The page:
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We thought better of suggesting a game of truth or dare. So instead in this segment 4 of our interview with Glenn, we play a game of true or false where we press Glenn for his brutal and honest opinions on some industry cliches. 

Catch the interview or read Glenn's responses below:

I'm probably not the first person to suggest that many insurance companies are relatively slow to move when it comes to innovation or change. True or false?

"True. I am sure I've said the same thing on numerous occasions and in some sense my saying it would be largely internal to Progressive to try to get people to feel as if they're part of the change agent within the industry, the catalyst for change and with the objective for the consumer being in mind. But at least in the US marketplace a large part of the market share is held by mutual insurance companies so there really is no profit motive, and we may see later, that you know profit is a good thing not numerical and not sort of excessive or anything like that, but the whole notion of profit relating to the value provided to the consumer and in some cases there are models that just don't focus on that and I think that's a shame because it does make whole industries a little slow to adapt."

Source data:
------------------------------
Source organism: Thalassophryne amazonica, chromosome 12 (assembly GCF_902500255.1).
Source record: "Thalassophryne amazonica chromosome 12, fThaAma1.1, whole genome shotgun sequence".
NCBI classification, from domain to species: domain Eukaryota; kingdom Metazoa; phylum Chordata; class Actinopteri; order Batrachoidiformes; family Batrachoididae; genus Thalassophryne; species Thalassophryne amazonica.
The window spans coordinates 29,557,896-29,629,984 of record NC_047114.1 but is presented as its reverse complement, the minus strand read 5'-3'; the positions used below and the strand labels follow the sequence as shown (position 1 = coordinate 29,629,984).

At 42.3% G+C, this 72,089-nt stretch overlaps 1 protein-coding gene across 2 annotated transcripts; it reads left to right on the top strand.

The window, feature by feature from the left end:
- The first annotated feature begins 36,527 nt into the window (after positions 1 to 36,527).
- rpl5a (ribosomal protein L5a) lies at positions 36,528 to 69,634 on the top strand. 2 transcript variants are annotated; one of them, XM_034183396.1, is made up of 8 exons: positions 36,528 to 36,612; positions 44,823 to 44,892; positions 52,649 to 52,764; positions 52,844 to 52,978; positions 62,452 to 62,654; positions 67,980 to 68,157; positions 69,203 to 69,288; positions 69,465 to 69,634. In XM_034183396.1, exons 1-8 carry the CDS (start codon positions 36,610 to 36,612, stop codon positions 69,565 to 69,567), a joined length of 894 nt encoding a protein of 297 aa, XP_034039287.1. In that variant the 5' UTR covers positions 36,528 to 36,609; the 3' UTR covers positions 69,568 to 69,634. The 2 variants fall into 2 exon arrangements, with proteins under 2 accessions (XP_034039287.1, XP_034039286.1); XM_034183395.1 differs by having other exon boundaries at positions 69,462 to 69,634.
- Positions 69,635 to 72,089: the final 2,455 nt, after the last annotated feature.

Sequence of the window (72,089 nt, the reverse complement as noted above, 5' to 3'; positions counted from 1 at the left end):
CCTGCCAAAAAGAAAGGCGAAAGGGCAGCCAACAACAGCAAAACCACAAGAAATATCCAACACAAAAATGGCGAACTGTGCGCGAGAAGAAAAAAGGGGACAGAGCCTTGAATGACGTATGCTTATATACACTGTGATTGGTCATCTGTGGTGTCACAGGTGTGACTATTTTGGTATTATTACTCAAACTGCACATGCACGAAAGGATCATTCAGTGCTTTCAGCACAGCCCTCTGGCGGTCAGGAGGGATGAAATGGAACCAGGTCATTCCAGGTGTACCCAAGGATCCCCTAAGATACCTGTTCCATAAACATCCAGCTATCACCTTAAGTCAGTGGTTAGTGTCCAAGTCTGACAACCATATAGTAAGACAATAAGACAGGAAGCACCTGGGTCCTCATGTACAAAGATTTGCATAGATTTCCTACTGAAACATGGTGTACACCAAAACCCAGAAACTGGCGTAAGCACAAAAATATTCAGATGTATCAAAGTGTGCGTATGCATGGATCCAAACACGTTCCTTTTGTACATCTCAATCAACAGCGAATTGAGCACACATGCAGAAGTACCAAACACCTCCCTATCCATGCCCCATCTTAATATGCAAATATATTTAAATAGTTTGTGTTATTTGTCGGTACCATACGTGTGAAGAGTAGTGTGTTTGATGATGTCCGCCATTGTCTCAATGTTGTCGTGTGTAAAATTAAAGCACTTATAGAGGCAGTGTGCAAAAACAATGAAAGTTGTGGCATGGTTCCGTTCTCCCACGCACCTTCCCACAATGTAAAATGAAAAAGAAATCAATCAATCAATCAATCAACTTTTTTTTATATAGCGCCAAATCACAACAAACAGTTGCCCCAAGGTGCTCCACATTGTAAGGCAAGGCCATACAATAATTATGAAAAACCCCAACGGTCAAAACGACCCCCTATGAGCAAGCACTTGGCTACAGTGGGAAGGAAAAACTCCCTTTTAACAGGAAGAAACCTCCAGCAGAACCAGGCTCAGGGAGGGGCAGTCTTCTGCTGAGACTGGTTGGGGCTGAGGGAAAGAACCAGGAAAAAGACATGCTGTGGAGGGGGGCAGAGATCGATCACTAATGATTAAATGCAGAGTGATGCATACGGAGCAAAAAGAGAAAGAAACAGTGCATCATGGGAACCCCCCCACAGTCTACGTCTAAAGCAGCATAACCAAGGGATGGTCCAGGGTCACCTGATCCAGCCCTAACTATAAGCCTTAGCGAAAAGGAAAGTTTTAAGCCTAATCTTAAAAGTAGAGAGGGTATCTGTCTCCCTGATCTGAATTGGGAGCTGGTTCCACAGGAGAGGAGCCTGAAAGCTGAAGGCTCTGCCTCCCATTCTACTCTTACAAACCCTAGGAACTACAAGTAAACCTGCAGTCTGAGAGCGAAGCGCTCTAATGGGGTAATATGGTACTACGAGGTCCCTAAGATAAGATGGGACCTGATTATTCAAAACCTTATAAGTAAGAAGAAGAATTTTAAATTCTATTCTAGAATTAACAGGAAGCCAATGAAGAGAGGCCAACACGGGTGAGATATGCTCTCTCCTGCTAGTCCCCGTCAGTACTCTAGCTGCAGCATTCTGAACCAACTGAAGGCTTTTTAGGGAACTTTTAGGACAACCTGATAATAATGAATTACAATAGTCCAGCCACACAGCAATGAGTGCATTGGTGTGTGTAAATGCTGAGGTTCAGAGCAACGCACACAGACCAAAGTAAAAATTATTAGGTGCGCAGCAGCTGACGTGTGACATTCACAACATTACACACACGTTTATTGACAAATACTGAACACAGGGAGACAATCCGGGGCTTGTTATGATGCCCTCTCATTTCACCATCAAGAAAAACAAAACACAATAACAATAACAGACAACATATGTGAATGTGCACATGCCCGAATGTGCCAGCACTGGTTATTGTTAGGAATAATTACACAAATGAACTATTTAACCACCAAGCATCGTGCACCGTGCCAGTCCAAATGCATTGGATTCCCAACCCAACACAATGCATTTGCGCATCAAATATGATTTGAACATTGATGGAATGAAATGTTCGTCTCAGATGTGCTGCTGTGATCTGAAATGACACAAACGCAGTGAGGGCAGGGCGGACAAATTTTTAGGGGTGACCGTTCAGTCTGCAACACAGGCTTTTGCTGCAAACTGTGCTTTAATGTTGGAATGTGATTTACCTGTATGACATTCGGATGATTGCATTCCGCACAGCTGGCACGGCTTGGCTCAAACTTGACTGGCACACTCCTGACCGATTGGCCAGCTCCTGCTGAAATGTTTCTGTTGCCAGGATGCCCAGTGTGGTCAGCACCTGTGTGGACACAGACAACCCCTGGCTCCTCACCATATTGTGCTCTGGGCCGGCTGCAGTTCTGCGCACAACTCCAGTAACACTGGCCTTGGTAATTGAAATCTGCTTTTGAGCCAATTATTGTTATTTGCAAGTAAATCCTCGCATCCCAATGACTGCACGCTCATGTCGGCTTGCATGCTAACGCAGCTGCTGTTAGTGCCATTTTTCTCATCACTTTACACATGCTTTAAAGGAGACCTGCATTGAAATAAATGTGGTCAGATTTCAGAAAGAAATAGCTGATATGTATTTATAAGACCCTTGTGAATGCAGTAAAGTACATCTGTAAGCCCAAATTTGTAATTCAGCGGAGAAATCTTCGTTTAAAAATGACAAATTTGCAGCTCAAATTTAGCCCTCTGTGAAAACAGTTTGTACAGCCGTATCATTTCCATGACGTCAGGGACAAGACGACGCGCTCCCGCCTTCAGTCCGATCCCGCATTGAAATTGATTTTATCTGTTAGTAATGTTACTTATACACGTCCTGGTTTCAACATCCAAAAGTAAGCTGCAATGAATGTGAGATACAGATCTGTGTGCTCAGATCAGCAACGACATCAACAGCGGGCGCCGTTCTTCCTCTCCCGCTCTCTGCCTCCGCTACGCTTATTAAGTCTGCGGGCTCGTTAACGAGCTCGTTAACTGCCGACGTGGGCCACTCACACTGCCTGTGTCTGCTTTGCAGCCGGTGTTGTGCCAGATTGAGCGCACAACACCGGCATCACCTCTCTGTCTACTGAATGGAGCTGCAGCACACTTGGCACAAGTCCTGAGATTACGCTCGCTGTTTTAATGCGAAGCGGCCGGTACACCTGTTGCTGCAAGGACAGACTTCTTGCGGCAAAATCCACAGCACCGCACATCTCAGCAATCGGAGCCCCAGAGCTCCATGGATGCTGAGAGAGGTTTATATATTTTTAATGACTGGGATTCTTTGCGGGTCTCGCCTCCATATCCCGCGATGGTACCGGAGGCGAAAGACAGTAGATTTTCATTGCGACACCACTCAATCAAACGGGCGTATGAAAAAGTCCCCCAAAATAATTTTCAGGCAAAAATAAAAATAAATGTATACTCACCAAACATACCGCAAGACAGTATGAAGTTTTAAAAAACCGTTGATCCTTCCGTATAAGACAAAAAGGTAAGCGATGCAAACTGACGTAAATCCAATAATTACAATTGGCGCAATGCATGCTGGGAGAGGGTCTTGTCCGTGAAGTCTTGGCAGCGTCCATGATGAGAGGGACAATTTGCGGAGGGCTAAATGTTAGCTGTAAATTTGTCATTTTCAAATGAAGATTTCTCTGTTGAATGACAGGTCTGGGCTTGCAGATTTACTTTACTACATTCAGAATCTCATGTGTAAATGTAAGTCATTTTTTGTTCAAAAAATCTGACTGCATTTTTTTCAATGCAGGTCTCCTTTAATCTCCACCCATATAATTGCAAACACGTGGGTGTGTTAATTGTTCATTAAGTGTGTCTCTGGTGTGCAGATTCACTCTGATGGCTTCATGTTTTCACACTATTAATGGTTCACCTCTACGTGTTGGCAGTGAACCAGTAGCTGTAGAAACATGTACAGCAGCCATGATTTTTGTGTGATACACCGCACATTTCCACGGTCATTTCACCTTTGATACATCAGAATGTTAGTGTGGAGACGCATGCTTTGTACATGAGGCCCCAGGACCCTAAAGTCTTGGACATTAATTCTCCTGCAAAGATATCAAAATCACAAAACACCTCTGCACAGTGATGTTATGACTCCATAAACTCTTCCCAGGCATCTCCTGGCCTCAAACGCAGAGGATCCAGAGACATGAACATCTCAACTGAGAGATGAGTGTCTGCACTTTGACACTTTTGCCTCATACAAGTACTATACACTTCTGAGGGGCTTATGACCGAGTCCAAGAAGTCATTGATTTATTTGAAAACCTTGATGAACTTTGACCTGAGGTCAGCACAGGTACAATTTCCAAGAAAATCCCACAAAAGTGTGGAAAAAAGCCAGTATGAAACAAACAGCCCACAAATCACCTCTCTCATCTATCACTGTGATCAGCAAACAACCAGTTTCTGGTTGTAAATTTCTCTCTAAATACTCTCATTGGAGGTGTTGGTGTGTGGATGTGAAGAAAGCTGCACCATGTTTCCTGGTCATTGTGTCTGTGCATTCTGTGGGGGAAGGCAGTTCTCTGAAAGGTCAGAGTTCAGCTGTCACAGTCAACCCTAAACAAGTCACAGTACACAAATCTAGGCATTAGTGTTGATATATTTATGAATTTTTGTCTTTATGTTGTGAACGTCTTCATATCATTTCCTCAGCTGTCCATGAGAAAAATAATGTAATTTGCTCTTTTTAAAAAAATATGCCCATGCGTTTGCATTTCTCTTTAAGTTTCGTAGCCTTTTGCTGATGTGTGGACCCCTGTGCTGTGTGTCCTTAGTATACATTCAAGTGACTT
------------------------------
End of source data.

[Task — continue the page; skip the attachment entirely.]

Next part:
One might assume that New Zealand insurers are smaller and could learn a lot from overseas insurers when it comes to innovation. True or false?

"I say true because false would not be the right answer. Clearly smaller - I mean that's just - that's obvious -  but I don't necessarily think that it should be because we're small therefore someone else has everything to learn. We can always learn. Frankly, we had claims vehicles that were branded. The original notion - I saw AA vehicle's branded here and in the UK and thought that's sort of a relatively good idea. So definitely true but more to the fact that we can all learn from one another. I’m sure New Zealand can learn a great deal from other jurisdictions and things that have been done, as can vice-versa US learn from New Zealand. And I wish I put more meat on those bones but I don't know the New Zealand marketplace as well yet.

But I think we're really foolish if we don't think we can learn from one another and not just within the industry. You know, we talked about websites and acquisition models and user experiences, you can learn an awful lot from people who really have got that down to a science and learn equally as much by going “that's a good-looking website that I just get frustrated with”."